In our laboratory every effort is made to assure reliable results.The kits are taken out of refrigeration at the same time every morning. The pipettes are quantified every morning. A timer is used on every phase. The same amount of blood is always drawn in the same size syringe with the same amount of heparin used to rinse the syringe and needle. The blood is centrifuged immediately and clear plasma used for the test. Over the eight years and thousands of progesterone tests performed, the EIA is remarkably reliable. The recommendations we make to breeders are based on the experience with the testing method we use. Years ago, a researcher from Cornell announced that bitches ovulate at 4.77 ng/ml progesterone. Using that published data we had terrible conception rates. Later, it was noted that the ovulation value was only a statistical determination. For our clients, pups are the only "statistical data they desire. The kit we use was developed and tested on breeding canines, an important background fact when it is noted that several in-house progesterone kits were actually produced for the equine market.
breeding was a total success from the
you gave me from the one sample sent into your lab!"
Cherie Virden's sheltie bitch Ch. Kismet's Gabrielle had missed on her previous two breedings, and being 7 years old Cherie was desperate to try one more time and have a successful litter. Gabby whelped a healthy litter of 7 puppies on Christmas. The very best Christmas present she could ever ask for!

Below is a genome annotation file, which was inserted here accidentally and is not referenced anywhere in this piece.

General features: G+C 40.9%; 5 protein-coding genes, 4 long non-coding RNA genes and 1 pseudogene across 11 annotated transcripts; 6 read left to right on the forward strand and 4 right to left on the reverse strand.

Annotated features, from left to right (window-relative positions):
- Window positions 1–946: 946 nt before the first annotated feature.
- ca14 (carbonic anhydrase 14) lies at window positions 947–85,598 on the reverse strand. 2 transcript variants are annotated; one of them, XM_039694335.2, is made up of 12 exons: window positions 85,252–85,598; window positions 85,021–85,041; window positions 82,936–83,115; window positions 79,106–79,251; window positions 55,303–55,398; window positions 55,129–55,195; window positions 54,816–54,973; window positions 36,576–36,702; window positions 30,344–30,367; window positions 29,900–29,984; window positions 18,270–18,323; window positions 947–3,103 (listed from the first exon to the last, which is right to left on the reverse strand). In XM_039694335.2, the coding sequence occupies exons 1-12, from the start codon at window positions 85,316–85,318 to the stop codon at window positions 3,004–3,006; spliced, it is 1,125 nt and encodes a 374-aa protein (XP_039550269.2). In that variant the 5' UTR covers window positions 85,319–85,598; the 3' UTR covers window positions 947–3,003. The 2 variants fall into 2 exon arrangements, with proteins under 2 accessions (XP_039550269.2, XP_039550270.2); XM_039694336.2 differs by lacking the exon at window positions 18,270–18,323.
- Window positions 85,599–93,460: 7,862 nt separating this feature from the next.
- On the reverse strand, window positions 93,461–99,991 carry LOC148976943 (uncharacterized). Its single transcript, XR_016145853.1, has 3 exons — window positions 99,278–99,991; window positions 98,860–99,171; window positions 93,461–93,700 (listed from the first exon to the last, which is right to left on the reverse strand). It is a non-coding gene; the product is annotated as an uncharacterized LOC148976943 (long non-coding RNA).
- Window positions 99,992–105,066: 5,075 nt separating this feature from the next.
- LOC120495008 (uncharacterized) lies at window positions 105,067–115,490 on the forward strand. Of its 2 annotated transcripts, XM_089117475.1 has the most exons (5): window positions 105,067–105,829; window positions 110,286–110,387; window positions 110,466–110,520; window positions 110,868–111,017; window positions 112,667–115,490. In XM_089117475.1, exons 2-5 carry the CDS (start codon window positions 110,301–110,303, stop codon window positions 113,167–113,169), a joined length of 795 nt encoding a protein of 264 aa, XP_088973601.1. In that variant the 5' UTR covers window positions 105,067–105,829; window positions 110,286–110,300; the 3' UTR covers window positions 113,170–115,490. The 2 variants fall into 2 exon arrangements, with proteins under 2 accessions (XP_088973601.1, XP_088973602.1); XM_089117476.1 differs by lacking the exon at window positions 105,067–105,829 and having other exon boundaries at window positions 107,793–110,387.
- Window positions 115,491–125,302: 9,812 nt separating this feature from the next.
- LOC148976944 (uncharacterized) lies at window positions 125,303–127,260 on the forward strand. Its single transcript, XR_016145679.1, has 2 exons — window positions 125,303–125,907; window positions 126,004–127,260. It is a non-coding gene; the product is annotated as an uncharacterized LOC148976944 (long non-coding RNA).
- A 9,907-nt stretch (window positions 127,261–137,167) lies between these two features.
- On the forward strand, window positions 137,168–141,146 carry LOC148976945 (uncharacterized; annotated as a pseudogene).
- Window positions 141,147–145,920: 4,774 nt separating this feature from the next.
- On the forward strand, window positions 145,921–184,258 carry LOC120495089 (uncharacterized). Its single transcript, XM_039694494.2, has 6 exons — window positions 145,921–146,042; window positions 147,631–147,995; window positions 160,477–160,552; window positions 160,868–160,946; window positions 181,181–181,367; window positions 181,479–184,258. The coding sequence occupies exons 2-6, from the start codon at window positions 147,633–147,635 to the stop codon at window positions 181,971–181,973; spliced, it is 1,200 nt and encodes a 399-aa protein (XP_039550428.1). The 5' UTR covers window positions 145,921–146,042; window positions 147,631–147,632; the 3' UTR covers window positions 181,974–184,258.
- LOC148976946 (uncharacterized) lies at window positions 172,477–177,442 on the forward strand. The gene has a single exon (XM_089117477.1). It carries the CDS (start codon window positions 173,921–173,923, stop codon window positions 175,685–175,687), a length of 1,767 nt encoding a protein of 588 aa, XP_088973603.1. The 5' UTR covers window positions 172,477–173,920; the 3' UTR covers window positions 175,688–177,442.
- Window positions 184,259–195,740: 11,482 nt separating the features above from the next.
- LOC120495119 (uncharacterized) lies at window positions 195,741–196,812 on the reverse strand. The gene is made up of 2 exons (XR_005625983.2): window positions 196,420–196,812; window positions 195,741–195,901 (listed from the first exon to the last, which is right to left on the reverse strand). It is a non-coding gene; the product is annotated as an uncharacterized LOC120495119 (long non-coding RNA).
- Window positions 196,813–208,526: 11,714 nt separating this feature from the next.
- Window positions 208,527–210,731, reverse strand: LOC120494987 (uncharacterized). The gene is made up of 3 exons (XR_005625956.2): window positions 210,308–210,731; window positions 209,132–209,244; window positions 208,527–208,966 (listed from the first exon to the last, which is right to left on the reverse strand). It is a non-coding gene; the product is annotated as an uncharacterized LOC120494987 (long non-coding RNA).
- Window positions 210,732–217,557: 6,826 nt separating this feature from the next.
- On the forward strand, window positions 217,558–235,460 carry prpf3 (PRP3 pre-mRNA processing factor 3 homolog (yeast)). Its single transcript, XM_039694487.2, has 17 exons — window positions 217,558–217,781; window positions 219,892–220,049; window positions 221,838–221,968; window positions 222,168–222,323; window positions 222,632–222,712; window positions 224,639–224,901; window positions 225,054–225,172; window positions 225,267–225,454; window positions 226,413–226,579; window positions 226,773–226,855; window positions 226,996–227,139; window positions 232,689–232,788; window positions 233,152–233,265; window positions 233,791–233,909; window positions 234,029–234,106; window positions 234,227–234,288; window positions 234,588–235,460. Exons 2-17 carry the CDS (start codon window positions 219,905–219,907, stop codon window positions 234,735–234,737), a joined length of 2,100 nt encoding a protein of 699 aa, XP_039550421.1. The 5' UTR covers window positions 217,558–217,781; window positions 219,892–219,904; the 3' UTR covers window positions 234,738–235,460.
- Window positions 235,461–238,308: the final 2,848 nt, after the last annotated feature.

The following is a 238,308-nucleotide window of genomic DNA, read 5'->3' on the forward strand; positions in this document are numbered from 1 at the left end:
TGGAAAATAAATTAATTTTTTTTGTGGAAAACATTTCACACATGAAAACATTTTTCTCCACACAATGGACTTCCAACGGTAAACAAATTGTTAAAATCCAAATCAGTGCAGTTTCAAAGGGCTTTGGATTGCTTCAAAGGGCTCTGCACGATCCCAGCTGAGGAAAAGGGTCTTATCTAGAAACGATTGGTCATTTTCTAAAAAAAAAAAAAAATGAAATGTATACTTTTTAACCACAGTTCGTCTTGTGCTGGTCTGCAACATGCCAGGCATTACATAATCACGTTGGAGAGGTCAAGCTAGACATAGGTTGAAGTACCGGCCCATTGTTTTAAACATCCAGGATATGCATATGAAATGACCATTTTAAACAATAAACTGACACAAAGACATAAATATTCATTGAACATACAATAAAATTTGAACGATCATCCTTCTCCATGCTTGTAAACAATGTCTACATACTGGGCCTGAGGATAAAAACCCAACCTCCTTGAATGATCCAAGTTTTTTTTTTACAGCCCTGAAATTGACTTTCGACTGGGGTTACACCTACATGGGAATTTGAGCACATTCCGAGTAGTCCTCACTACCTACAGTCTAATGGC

Photo at left by Chris Lynch shows one of the stars of this litter.
Spice Is Pregnant!"
Linda and Ron Waggoner's March 4, 1998 fax "shouted" their excitement. Spice, their winning Whippet bitch, had been bred several years in a row and had never conceived. This time, we did several progesterone tests and when bred at the right time, Spice conceived seven pups!
Not all Progesterone Testing is
Reliable or Accurate
After 25 years of experience and investment in state-of-the-art equipment, our success rate in progesterone testing is one of the best
and most reliable in the nation.
Canine reproduction is our only business.